Each and every day is a race against mortality, the dying of the light; and at 76 and 77 respectively, Patrick Stewart and Ian McKellen must know this keenly. As such, they're a decade older to play Hirst and Spooner than Harold Pinter's script itself specifies for the two men who meet on Hampstead Heath and return to Hirst's opulent drawing room, to continue a long night's journey into day, struggling to keep mortality at bay.
But if one's late 70s now feel like late 60s as we successfully delay the ageing process, Stewart and McKellen are both proof positive that there's nothing like working in the theatre to provide a continuing mental and physical agility, as well as the enduring power of long-established working partnerships. It really is remarkable how these two theatrical knights are still utterly committed to the theatre -- and to working with each other.
Both are, of course, now respectively stars of the film franchises Star Trek: The Next Generation and The Lord of the Rings, as well as to The X-Men together. But it was as younger actors that they first worked together in RSC productions of Romeo and Juliet and Macbeth in 1976; now, in their later years, they have reunited for what is turning out to be a golden double act. In 2009 they joined forces for a West End production of Waiting for Godot; they subsequently took it to Broadway in 2013, pairing it with a new production of No Man's Land that played in repertory.
Then, as now, directed by Sean Mathias, they have now brought No Man's Land to the West End. As an opportunity to see two actors at the very top of their considerable game, its unmissable; even if the play itself is, at times, a frustrating enigma. But though Pinter, being Pinter, never supplies answers to how this theatrically Odd Couple have come to this place or provides any real drama about where they're headed to, either, it is worth simply going with the flow to be able to spend two hours with such a stunning pair of actors.
Originally a vehicle for John Gielgud and Ralph Richardson its first production 41 years ago -- which transferred to this same theatre from the National Theatre --it was most recently seen in the West End just eight years ago when Michael Gambon and David Bradley brought it to the Duke of York's from Dublin's Gate Theatre. It's a play, in other words, that always seems to attract spellbinding actors; but what Stewart and McKellen additionally bring to it is their long established rapport and trust -- even as the two characters they are playing circle warily around each other.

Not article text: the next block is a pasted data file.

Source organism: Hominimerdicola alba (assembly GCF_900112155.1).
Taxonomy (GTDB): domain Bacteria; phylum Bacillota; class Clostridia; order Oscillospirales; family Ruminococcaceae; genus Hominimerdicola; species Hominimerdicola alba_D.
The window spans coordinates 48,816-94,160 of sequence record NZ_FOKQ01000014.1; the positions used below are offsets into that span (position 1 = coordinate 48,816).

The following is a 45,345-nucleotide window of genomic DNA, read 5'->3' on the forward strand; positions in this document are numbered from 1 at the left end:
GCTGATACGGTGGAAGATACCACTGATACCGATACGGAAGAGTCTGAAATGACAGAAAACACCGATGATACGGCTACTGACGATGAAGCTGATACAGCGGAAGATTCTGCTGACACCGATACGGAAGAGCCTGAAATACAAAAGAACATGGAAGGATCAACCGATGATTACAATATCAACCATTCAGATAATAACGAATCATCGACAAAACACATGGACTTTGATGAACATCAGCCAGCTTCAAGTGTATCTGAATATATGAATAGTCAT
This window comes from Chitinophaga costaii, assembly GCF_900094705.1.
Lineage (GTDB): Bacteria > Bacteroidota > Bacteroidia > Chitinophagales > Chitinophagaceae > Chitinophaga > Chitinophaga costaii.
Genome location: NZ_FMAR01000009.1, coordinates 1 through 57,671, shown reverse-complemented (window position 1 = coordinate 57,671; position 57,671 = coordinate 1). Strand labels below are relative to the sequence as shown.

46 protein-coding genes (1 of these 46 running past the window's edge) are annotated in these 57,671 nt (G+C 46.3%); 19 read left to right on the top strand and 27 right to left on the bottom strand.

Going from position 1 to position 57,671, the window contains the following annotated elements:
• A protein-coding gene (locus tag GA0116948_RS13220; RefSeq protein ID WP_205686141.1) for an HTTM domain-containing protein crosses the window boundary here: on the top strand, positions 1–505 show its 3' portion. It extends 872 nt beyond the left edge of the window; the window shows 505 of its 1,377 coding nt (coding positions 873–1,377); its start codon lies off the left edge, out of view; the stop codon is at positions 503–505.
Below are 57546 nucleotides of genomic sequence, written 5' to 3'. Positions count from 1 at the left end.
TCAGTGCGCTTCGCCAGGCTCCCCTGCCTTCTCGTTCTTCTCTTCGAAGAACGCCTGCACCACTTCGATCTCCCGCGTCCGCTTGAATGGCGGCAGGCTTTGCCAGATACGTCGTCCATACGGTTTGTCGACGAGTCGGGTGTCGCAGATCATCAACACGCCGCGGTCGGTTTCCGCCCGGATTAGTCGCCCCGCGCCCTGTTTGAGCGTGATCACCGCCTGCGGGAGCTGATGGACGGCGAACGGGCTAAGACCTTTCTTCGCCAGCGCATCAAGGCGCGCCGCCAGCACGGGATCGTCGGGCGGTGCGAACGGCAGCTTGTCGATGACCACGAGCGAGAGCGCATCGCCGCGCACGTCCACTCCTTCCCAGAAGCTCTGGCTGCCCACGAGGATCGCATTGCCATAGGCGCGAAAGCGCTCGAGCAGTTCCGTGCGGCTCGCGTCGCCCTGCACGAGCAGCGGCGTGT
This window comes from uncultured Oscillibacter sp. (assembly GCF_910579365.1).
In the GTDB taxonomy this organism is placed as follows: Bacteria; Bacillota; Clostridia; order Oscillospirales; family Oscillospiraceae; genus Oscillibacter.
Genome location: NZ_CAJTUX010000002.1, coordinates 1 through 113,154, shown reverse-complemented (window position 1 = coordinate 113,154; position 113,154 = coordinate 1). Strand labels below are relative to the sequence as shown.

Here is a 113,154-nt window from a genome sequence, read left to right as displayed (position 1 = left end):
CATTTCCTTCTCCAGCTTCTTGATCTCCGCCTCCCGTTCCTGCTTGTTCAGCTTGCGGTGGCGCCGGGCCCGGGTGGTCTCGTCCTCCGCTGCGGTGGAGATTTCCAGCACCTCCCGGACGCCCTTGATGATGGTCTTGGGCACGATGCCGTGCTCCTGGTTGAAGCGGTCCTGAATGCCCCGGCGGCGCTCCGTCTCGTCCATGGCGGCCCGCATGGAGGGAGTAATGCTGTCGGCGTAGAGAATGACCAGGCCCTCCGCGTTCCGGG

McKellen, the master comedian, also brings unexpected laughter with his brilliant timing; while Stewart cuts a more severe, remote presence that offers an insight into the possibility that his character is drifting towards dementia. Hirst's loyal manservants, played by Owen Teale and Damien Molony, have an agenda of their own as they resist the arrival of Spooner amongst them.The result is a spellbinding evening, if not an easy one.
What the Press Said...
"All four actors on stage...display a deft sense of how to knock every utterance for six...even if, half the time, it’s as if the aim is to leave us stumped."
Dominic Cavendish for The Telegraph
"This is not only the most poetic of Pinter’s plays, it is also one that offers great opportunities for actors which Stewart and McKellen richly seize."
Michael Billington for The Guardian
"Mathias’s staging manages to be the funniest account of the play I have seen without underselling its scariness, mystery or bleak vision of the twilight zone between life and death that is old age."
Paul Taylor for The Independent
"No Man’s Land remains a play packed with tension and conflict."
Benedict Nightingale for The Evening Standard